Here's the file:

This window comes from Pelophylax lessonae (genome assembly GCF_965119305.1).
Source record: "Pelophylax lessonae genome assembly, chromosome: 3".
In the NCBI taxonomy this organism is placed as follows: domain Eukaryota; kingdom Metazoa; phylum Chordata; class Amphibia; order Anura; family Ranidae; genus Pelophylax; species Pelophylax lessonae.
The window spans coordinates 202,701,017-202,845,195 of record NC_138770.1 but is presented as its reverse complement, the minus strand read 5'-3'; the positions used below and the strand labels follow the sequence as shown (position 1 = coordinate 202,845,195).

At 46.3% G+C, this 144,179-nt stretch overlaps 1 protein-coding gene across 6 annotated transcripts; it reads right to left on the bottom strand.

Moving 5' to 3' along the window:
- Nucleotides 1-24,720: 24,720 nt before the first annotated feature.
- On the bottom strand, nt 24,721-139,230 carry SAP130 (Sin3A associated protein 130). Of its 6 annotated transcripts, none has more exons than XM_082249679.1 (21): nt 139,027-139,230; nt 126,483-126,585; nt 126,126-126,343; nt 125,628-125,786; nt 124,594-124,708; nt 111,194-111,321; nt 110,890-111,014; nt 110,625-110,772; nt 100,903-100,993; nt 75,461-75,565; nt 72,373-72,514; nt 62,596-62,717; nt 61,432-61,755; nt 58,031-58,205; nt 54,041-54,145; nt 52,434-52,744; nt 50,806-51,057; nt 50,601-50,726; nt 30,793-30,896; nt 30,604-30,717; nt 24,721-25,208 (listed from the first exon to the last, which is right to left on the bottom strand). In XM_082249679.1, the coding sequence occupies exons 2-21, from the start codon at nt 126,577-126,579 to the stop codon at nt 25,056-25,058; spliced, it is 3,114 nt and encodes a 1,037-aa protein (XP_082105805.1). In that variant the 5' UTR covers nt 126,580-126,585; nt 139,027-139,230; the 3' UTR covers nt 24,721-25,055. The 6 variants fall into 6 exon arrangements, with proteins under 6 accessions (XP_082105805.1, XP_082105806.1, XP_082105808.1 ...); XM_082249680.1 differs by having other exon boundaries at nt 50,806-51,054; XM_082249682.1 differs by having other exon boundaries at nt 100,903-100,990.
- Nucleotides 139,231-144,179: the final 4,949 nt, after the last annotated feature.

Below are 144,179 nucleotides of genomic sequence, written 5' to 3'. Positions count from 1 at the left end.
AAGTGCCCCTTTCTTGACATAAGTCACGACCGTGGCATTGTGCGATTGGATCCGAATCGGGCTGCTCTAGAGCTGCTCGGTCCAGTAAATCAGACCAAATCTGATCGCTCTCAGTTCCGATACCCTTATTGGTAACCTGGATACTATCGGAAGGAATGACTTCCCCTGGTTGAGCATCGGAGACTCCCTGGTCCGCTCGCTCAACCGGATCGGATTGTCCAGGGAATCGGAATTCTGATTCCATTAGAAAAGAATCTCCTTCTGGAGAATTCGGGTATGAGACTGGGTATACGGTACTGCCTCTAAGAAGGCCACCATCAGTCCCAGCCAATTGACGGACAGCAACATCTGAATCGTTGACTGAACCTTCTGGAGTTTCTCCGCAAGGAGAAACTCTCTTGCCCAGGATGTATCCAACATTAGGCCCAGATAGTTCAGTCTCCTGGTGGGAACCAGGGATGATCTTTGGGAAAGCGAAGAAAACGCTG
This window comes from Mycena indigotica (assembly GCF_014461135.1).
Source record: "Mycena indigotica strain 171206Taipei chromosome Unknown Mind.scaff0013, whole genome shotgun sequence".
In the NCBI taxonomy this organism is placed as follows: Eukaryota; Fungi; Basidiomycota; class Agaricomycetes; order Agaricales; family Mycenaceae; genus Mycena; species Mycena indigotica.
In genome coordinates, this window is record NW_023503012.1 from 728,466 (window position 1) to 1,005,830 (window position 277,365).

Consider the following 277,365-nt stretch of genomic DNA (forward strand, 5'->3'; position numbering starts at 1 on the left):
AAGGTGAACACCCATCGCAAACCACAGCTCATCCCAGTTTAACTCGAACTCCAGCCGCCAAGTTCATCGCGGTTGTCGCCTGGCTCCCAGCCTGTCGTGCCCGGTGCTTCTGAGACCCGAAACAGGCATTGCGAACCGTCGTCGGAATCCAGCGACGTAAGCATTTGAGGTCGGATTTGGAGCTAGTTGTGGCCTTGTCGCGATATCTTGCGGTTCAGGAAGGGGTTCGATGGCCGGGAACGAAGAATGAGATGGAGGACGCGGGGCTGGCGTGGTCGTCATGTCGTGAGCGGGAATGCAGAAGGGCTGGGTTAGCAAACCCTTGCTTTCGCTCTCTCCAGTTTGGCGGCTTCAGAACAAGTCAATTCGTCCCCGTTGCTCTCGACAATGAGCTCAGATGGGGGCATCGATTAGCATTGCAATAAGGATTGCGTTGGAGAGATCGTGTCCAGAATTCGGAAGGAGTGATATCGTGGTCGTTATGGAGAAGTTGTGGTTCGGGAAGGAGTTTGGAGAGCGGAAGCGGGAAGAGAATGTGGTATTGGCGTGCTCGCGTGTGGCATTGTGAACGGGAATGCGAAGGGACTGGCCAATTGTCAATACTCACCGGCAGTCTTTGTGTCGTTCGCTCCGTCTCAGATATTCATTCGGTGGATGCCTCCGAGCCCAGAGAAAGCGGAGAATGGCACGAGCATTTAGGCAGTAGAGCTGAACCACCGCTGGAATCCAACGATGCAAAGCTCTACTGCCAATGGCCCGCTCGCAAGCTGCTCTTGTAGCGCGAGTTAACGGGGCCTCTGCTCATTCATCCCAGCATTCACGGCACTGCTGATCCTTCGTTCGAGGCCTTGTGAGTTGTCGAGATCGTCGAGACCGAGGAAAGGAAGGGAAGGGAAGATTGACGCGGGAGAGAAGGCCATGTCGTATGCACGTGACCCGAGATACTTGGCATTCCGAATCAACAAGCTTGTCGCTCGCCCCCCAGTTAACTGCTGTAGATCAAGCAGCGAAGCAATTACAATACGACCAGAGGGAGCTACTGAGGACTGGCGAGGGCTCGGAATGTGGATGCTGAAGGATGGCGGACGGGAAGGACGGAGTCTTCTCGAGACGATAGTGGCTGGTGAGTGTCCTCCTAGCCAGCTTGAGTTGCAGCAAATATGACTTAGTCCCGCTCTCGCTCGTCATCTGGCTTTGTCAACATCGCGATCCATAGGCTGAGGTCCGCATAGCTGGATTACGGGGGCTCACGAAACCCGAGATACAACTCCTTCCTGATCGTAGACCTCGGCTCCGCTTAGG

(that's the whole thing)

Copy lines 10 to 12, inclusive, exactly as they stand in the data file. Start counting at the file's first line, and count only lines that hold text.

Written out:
Below are 144,179 nucleotides of genomic sequence, written 5' to 3'. Positions count from 1 at the left end.
AAGTGCCCCTTTCTTGACATAAGTCACGACCGTGGCATTGTGCGATTGGATCCGAATCGGGCTGCTCTAGAGCTGCTCGGTCCAGTAAATCAGACCAAATCTGATCGCTCTCAGTTCCGATACCCTTATTGGTAACCTGGATACTATCGGAAGGAATGACTTCCCCTGGTTGAGCATCGGAGACTCCCTGGTCCGCTCGCTCAACCGGATCGGATTGTCCAGGGAATCGGAATTCTGATTCCATTAGAAAAGAATCTCCTTCTGGAGAATTCGGGTATGAGACTGGGTATACGGTACTGCCTCTAAGAAGGCCACCATCAGTCCCAGCCAATTGACGGACAGCAACATCTGAATCGTTGACTGAACCTTCTGGAGTTTCTCCGCAAGGAGAAACTCTCTTGCCCAGGATGTATCCAACATTAGGCCCAGATAGTTCAGTCTCCTGGTGGGAACCAGGGATGATCTTTGGGAAAGCGAAGAAAACGCTG
This window comes from Mycena indigotica (assembly GCF_014461135.1).